[18] Bernier, “Education for the Kingdom,” 129.

[19] Mason, Home Education, 40.

[20] Mason, Parents and Children, 48.

[21] Mason, Home Education, 118, 122, 141, 167.

[22] Mason, Parents and Children, 171, 180, 181, 200. Mason, Home Education, 2.

[23] “Nothing is trivial that concerns a child.” Mason, Home Education, 5.

[24] Mason, Home Education, 36.

[25] “Feelings, [Charlotte Mason] believed, are the [dominant] force in our moral thinking.” J. Carroll Smith, “Charlotte Mason: An Introductory Analysis of Her Educational Theories and Practices” (PhD diss., Virginia Polytechnic Institute and State University, 2000), 101.

[26] Bernier, “Education for the Kingdom,” 65.

[27] Charlotte M. Mason, “Children Are Born Persons: Liberty versus various forms of tyranny,” The Parents’ Review 22 (1911): para 10.

[28] Pedro Lara Astiaso, Susana Miró López, Susana Sendra Ramos. ““Take heed that ye offend not—despise not—hinder not—one of these little ones”: Charlotte Mason and her educational proposal,” International Journal of Christianity & Education 26 no. 2 (2022): 164–165.

[29] Charlotte M. Mason, Towards a Philosophy of Education, xxix.

[30] Mason, Home Education, 350.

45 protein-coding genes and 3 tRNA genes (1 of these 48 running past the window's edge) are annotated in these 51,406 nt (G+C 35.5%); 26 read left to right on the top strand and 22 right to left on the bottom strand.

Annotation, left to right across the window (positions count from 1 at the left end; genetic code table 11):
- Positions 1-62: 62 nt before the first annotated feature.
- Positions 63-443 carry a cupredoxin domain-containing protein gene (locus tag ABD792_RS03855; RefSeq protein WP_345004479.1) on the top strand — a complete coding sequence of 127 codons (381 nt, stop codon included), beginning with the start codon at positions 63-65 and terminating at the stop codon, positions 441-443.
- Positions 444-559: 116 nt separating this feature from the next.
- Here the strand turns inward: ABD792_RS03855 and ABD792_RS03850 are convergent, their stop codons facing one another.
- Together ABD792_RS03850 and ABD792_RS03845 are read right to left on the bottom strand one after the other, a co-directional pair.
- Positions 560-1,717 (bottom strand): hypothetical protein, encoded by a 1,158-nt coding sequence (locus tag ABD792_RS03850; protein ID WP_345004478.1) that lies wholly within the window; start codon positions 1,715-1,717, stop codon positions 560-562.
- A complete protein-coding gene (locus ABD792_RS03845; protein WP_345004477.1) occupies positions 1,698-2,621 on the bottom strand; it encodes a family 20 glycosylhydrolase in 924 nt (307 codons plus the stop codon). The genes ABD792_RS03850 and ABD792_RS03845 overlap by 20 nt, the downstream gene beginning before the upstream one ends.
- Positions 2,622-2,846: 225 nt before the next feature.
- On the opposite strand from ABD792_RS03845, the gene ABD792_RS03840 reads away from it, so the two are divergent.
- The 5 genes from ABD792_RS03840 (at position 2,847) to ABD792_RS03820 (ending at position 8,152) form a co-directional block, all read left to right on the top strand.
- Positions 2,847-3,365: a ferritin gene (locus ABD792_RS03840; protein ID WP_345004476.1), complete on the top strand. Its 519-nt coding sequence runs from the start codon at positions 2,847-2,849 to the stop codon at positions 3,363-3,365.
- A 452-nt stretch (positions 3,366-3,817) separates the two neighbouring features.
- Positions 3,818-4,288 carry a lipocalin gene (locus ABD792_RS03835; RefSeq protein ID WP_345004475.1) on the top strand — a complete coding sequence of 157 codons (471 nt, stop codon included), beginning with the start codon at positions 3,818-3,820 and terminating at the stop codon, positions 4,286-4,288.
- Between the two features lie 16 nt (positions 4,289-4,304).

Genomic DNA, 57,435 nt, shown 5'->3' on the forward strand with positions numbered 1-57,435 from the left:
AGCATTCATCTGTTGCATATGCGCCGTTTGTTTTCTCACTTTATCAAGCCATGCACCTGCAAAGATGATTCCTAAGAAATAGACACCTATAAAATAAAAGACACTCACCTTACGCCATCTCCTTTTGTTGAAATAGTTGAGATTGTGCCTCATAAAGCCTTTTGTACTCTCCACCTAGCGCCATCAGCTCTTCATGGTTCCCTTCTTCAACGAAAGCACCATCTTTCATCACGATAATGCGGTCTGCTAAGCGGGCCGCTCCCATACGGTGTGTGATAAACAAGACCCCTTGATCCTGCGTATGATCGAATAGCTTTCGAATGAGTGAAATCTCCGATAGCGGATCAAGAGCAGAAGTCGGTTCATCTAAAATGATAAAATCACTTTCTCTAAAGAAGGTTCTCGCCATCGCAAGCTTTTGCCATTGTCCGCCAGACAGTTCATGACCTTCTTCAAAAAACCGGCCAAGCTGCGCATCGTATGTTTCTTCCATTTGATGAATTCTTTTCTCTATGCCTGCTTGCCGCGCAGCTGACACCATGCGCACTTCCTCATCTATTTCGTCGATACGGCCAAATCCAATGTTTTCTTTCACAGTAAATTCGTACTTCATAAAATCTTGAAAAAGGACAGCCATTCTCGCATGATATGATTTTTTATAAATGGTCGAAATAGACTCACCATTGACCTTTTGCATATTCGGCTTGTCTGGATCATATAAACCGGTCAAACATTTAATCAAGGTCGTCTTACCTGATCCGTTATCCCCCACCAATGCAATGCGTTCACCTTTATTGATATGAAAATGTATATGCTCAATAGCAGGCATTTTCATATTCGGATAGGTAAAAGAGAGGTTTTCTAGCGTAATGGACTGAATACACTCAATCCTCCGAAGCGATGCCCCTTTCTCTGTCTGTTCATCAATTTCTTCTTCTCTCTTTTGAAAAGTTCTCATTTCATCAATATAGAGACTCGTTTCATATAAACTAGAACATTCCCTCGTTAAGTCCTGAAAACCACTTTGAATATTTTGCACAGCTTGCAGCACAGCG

[31] Mason, Parents and Children, 134.

[32] Mason, Parents and Children, 140.

[33] Mason, Home Education, 350–351 (emphasis original).

[34] Mason, Parents and Children, 41.

[35] Mason, Parents and Children, 14 (emphasis original).

[36] Mason, Home Education, 161.

[37] Mason, Home Education, 162.

[38] Mason, Home Education, 163–164.

[39] “To give reasons to a child is usually out of place, and is a sacrifice of parental dignity.” Mason, Home Education, 15–16.

[40] Charlotte M. Mason, Formation of Character, 197.

[41] Mason, “Children Are Born Persons,” para 10.

[42] Mason, Parents and Children, 285.

[43] Bernier, “Education for the Kingdom,” 113–114.

[44] Mason, Parents and Children, 275.

[45] Mason, Parents and Children, 180, 192.

[46] Mason, “Children Are Born Persons,” para 14.

[47] Mason, Parents and Children, 285.

[48] Bernier, “Education for the Kingdom,” 159.

[49] Mason, Home Education, 80.

[50] Charlotte M. Mason, “Meditation,” The Parents’ Review (1906): 707.

[51] Mason, “Meditation,” 709.

[52] Bernier, “Education for the Kingdom,” 155.

[53] Charlotte M. Mason, Saviour of the World, vol. 1 (New York: Routledge, 2015), xi (emphasis original).

[54] Charlotte M. Mason, Saviour of the World, vol. 6 (New York: Routledge, 2018), 55.

[55] Mason, Parents and Children, 132.

[56] Bernier, “Education for the Kingdom,” 114.

[57] Mason, Home Education, 3.